Statistics On Addiction In America

Whether it’s a problem with alcohol, Opioids, Cocaine, or any other substance, addiction kills thousands of Americans every year and impacts millions of lives. Addiction, or substance use disorder (SUD), is a chronic mental health condition.

Because it affects the brain’s normal functions, an SUD compels someone to repeatedly use substances or engage in behaviors even though they have harmful consequences. Addictions can destroy marriages, friendships, and careers and threaten a person’s basic health and safety.

  • Almost 21 million Americans have at least 1 addiction, yet only 10% of them receive treatment.
  • Drug overdose deaths have more than tripled since 1990.
  • Alcohol and drug addiction cost the US economy over $600 billion every year.
  • About 20% of Americans who have depression or an anxiety disorder also have a substance use disorder.
  • More than 90% of people who have an addiction started to drink alcohol or use drugs before they were 18 years old.
  • Americans between the ages of 18 and 25 are most likely to use addictive drugs.
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Statistics On Alcohol Addiction And Abuse

Alcohol is the most widely-abused substance in the US, yet alcoholism is often left untreated. An addiction to alcohol can be detrimental to a person’s physical, mental, and social wellbeing.

  • Every year, worldwide, alcohol is the cause of 5.3% of deaths (or 1 in every 20).
  • About 300 million people throughout the world have an alcohol use disorder.
  • On average, 30 Americans die every day in an alcohol-related car accident, and 6 Americans die every day from alcohol poisoning.
  • About 88,000 people die as a result of alcohol every year in the United States.
  • About 6% of American adults (about 15 million people) have an alcohol use disorder; only about 7% of those people ever get treatment.
  • Men between the ages of 18 and 25 are most likely to binge drink and become alcoholics.

Statistics On Opioid Addiction And Abuse

Opioids are a class of drugs which block sensations of pain and cause euphoria. They are dangerous because they pose very high risks for addiction and overdose. Opioids are an ingredient in many pain-relieving medications. Since they are controlled substances, drug traffickers also sell them illegally. Opioids, both illegal and prescribed, have caused a surge of deaths in the US in the past 2 decades.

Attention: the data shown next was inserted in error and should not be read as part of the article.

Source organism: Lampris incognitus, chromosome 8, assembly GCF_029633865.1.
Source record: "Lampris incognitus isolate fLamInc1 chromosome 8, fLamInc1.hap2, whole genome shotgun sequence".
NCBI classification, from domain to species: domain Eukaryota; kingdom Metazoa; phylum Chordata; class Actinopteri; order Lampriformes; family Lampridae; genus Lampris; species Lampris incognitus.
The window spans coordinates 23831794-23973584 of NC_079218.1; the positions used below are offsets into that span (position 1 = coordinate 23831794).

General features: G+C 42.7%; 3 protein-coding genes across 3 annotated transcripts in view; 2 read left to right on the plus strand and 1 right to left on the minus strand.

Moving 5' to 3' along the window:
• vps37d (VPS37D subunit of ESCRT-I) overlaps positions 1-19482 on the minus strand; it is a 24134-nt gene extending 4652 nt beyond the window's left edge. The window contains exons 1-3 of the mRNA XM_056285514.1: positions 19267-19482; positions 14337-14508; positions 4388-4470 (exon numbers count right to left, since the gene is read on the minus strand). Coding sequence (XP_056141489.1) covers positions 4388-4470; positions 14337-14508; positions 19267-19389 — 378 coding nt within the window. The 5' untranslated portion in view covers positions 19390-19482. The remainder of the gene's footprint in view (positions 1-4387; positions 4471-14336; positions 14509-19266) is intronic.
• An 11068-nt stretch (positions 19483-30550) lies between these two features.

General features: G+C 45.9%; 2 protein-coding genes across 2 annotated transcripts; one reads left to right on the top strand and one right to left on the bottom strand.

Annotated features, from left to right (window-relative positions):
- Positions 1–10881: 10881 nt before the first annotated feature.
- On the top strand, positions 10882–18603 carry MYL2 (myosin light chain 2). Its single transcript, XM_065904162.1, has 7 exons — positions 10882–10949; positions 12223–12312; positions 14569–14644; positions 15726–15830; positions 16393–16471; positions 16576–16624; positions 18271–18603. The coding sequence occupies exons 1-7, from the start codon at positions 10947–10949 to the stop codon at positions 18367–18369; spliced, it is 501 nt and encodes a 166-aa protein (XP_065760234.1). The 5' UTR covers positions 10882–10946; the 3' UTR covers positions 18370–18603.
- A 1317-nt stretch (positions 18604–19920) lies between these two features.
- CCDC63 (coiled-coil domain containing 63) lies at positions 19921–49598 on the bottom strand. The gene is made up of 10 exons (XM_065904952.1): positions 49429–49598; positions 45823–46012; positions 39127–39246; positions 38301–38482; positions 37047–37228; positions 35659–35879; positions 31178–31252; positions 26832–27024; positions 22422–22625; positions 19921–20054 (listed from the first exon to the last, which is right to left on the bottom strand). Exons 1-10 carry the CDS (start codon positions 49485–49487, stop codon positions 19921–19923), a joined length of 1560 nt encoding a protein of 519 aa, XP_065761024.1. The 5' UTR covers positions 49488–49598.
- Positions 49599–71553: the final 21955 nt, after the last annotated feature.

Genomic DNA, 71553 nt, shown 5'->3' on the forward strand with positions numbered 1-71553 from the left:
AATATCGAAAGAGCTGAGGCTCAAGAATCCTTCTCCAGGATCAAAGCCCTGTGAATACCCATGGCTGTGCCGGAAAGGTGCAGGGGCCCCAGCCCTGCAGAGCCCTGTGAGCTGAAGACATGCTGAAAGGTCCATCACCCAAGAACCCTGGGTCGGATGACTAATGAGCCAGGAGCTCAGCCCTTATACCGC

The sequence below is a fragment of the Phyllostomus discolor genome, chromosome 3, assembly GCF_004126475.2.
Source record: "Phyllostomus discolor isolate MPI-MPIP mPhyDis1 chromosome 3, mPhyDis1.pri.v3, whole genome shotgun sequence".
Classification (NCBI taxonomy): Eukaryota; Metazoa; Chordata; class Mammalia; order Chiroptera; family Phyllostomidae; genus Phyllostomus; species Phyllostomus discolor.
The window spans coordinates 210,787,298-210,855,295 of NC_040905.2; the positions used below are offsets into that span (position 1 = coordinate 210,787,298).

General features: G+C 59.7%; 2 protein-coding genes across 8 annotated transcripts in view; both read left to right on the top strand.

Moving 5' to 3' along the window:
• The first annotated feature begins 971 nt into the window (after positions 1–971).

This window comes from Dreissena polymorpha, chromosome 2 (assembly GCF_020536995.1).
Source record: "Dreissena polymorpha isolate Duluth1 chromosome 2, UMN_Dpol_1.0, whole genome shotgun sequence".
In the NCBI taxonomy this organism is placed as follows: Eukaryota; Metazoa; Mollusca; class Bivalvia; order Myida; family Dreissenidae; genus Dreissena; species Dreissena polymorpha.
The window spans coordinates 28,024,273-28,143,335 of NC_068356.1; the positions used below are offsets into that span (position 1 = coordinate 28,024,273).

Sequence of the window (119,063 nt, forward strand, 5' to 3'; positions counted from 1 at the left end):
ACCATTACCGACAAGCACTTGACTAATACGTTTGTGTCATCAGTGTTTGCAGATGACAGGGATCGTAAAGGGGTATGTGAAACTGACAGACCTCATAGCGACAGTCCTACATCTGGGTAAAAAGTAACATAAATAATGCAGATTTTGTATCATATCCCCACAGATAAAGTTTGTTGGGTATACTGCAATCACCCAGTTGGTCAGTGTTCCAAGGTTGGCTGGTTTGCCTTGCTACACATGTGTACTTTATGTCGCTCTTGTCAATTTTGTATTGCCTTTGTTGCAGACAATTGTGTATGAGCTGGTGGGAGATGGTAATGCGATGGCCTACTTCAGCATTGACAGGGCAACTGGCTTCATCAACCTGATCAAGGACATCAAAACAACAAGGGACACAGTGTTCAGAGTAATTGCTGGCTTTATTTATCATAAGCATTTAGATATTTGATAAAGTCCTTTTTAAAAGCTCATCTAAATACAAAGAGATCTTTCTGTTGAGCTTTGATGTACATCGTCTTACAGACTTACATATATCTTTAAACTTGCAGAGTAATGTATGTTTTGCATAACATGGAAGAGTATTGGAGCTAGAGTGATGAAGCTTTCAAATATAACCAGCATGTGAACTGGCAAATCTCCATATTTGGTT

• About 130 Americans die every day from an Opioid overdose.
  • Since 1999, the sale of Opioid Painkillers has skyrocketed by 300%.
  • About 20% to 30% of people who take prescription Opioids misuse them.
  • About 10% of people who misuse prescription Opioids become addicted to Opioids.
  • Approximately 2.1 million Americans have an Opioid use disorder.
  • About 5% of people with an Opioid use disorder will try Heroin.

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Statistics On Heroin Addiction And Abuse

Heroin is a powerful and addictive Opioid. It is an illegal drug which poses serious risks for overdose. Heroin, especially Heroin mixed with Fentanyl (a very powerful Synthetic Opioid), has been a major contributor to the Opioid epidemic in the United States.

  • Roughly 0.3% of American adults are Heroin users.
  • There are over 100,000 new Heroin users each year.
  • More than 28% of 2019’s Opioid overdose fatalities were linked to Heroin.
  • Due to use patterns and Narcan, the rate of Heroin-linked overdose deaths fell 6% from 2018 to 2019.
  • There were 14,019 Heroin-linked deaths by overdose in 2019.
  • Though deaths have dipped recently, they still almost quintupled from 2010 to 2019.

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Statistics On Marijuana Addiction And Abuse

Marijuana is a psychoactive drug which comes from a THC-bearing plant. It is becoming increasingly legal throughout the US, both for medicine and for recreation, but it’s still not completely safe because it may be addictive and cause health problems.

  • About 30-40 million Americans smoke Marijuana every year.
  • About 43% of American adults admit to trying Marijuana.
  • About 30% of people who regularly use Marijuana have a Marijuana use disorder.
  • The average batch of Marijuana in 1990 contained less than 4% THC, but that percentage has since risen to over 12%.
  • Roughly 10% of all Marijuana users will become addicted to the drug.
  • Around 17% of all who start using the drug as minors become addicted.

Statistics On Nicotine Addiction And Abuse

As of 2019, anyone over the age of 21 in the US can easily purchase a box of cigarettes. Although cigarettes are legal and accessible, they cause a variety of fatal health conditions and are also addictive.

  • About 34 million Americans smoke cigarettes.
  • Each day, roughly 1,600 young people smoke a cigarette for the first time.